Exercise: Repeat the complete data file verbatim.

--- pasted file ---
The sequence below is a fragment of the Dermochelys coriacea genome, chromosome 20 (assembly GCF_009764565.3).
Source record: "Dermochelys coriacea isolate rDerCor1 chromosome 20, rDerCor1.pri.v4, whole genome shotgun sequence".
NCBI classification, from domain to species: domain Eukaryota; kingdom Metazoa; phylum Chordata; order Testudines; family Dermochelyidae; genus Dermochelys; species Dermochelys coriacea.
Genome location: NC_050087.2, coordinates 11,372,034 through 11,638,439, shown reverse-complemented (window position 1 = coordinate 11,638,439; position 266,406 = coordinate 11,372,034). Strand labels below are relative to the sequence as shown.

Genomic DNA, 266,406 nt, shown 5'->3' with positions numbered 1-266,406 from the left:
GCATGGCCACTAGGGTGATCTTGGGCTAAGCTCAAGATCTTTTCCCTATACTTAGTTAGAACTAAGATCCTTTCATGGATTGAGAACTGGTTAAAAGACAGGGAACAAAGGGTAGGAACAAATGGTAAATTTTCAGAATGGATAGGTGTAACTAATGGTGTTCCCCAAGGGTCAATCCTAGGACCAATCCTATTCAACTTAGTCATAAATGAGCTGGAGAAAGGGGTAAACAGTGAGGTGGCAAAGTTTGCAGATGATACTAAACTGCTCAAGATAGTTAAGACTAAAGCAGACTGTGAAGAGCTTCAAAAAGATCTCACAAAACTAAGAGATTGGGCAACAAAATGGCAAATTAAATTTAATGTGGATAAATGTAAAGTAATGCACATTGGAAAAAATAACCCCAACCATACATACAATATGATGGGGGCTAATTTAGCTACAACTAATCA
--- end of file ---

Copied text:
The sequence below is a fragment of the Dermochelys coriacea genome, chromosome 20 (assembly GCF_009764565.3).
Source record: "Dermochelys coriacea isolate rDerCor1 chromosome 20, rDerCor1.pri.v4, whole genome shotgun sequence".
NCBI classification, from domain to species: domain Eukaryota; kingdom Metazoa; phylum Chordata; order Testudines; family Dermochelyidae; genus Dermochelys; species Dermochelys coriacea.
Genome location: NC_050087.2, coordinates 11,372,034 through 11,638,439, shown reverse-complemented (window position 1 = coordinate 11,638,439; position 266,406 = coordinate 11,372,034). Strand labels below are relative to the sequence as shown.

Genomic DNA, 266,406 nt, shown 5'->3' with positions numbered 1-266,406 from the left:
GCATGGCCACTAGGGTGATCTTGGGCTAAGCTCAAGATCTTTTCCCTATACTTAGTTAGAACTAAGATCCTTTCATGGATTGAGAACTGGTTAAAAGACAGGGAACAAAGGGTAGGAACAAATGGTAAATTTTCAGAATGGATAGGTGTAACTAATGGTGTTCCCCAAGGGTCAATCCTAGGACCAATCCTATTCAACTTAGTCATAAATGAGCTGGAGAAAGGGGTAAACAGTGAGGTGGCAAAGTTTGCAGATGATACTAAACTGCTCAAGATAGTTAAGACTAAAGCAGACTGTGAAGAGCTTCAAAAAGATCTCACAAAACTAAGAGATTGGGCAACAAAATGGCAAATTAAATTTAATGTGGATAAATGTAAAGTAATGCACATTGGAAAAAATAACCCCAACCATACATACAATATGATGGGGGCTAATTTAGCTACAACTAATCA